Hospital 101
Estrelita has some great tips for parents on improving their hospital etiquette.

My two-year-old son was recently hospitalised for the better part of two weeks with various antibiotic-resistant super bugs. He was also subjected to numerous chest physio sessions, nebulising treatments and painful antibiotic injections – traumatic for him, traumatic for me. So to say my nerves were frayed and that I was beyond tired would be an understatement. But as parents, we all find ways to cope, and you do what you have to...

How to be a better parent of a patient

And not that there should be some kind of hospital etiquette for the parents of sick kids, but one does observe a couple of things.  Some of it made me distinctly uncomfortable. So here goes, just a few thoughts.

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While most are willing to watch your child for a few minutes if you step out for a coffee, or to get a bite to eat, nurses in a busy paediatric ward are not a baby-sitting service.  Especially if your child is a baby or toddler – they are traumatised enough as it is, don’t make it any more traumatic than it needs to be. While circumstances vary, and one may not be able to be there 24/7, if your child is very young find someone familiar who can be with them that can relieve you when you need it. With older children you can explain things - with the younger ones, not so much!

Nurses are also not athletes, and are not there to run after your child. And yes, toddlers get restless in paediatric wards, and there is a tendency towards running up and down. Little one can do to stop it.....but do the running after them yourself.

Get used to hospital time

Paediatricians (and gynaecologists) seldom run to schedule! (True story) Emergencies happen...little people are unpredictable, so if your doctor is a tad late for ward rounds there is usually a valid reason. Be patient. Biting their heads off won’t help. It’s also just plain unnecessary.

As far as possible try and be there when treatments happen....whether it be a nebuliser, injection...certainly for a physio session. It’s a horrible and often painful and uncomfortable experience for your child. I watched an 8-month-old undergo horrible chest physio with no one but the physio with her....and when the session was done, she was put in her cot, to lie on her own with no one to comfort or cuddle her, till one of her parents eventually arrived. There will be procedures that are not nice to watch, and yes, sometimes you will be asked to leave, but at least try and be present. It’s really helpful for your child, and to whomever is doing the treatment.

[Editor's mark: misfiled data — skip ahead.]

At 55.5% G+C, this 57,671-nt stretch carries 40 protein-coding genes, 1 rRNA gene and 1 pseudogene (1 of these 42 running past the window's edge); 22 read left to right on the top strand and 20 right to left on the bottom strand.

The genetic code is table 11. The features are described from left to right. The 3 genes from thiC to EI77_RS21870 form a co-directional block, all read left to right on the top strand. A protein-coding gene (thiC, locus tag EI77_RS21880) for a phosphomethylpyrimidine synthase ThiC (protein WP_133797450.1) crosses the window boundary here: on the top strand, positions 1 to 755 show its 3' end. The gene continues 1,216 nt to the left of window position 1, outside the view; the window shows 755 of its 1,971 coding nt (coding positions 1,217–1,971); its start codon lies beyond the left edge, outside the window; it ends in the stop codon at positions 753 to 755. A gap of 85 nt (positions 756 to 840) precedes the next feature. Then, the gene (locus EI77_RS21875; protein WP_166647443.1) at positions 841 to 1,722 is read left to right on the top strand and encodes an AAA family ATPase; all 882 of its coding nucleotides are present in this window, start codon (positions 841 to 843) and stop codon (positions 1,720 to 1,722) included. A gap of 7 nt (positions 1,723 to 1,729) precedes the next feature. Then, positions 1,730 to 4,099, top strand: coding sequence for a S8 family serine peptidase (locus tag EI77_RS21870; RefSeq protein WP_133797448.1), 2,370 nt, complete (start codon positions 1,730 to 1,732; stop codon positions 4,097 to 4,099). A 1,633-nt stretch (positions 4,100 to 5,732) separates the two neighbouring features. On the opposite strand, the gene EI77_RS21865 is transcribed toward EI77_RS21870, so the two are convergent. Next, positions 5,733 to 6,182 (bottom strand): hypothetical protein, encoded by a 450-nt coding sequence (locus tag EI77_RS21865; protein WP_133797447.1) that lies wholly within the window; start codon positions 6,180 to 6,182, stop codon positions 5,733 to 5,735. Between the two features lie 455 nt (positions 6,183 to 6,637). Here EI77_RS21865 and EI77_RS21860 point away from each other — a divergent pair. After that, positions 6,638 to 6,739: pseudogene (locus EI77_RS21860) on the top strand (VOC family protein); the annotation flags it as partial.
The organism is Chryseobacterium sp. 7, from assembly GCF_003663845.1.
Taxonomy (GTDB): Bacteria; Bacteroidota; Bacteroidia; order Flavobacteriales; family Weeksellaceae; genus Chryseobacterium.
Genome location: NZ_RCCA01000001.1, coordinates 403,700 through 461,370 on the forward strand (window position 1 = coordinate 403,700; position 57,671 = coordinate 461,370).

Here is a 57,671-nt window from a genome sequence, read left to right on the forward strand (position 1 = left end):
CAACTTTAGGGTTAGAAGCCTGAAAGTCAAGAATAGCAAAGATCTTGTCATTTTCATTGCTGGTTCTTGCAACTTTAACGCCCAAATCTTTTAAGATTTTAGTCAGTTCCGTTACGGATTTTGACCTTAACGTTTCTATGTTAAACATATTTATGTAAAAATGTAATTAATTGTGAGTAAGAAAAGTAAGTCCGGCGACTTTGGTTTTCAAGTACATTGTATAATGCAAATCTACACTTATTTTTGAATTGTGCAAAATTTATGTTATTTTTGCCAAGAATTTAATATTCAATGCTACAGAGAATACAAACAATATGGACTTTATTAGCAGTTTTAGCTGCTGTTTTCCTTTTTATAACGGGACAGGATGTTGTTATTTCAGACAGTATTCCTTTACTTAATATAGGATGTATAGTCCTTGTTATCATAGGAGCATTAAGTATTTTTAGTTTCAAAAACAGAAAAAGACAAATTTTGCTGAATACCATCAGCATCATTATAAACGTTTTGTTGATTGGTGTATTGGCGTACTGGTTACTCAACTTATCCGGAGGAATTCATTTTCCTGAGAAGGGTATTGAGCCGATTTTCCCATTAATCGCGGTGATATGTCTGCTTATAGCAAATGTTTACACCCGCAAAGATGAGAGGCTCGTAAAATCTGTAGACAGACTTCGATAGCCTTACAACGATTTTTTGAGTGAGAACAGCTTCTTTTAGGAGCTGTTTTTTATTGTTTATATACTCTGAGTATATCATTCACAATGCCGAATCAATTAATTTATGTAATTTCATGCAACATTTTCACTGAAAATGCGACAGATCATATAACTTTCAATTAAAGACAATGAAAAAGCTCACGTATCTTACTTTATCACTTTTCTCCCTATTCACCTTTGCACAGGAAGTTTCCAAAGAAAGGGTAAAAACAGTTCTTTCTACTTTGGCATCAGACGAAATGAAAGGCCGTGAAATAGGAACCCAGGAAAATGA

If nurses ask you dispense meds on occasion, do so. More than likely you have to do it once you’re home, so make sure you know what you are doing. And no, it’s not doing their work for them. Your child is probably less likely to fight it (well, in theory anyway) if it comes from you!

Isolation rooms are just that: isolation rooms. If your paediatrician and nurses are taking precautions, chances are so should you. And it’s probably not a good idea for siblings to visit when they in all likelihood will contract the same diseases.

Try and keep the totkins busy. Most tots aren’t really old enough to watch the TV and use the headset. Take toys, take a laptop if you have one with a selection of favourite movies (to be played at a reasonable volume of course!). Take whatever soft toy provides comfort for the little ones, something familiar- something that says home. Bring snacks from home, even, but be reasonable: chips laden with various synthetic spices probably are not a good idea for a child with a chest problem. Neither are sweets (and coke) in the morning...

Ban those family reunions in the wards!

Visiting time can get busy and noisy...bear in mind that you are still in a hospital, in a paediatric ward where there are sick children who are there for good reason. Hordes of visitors can be disruptive, especially if you are sharing a room. And while it may be the only time of day you will see other family members, including your other children, it’s probably not the ideal venue for a full-on takeaway family dinner. A little consideration goes a long way.

And lastly, don’t be scared to ask questions. If you aren’t sure, rather do. And if your gut tells you something is amiss, go with that. You are the parent, and you know your child.

What tips would you add to improve hospital etiquette?

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Raising a son on your own

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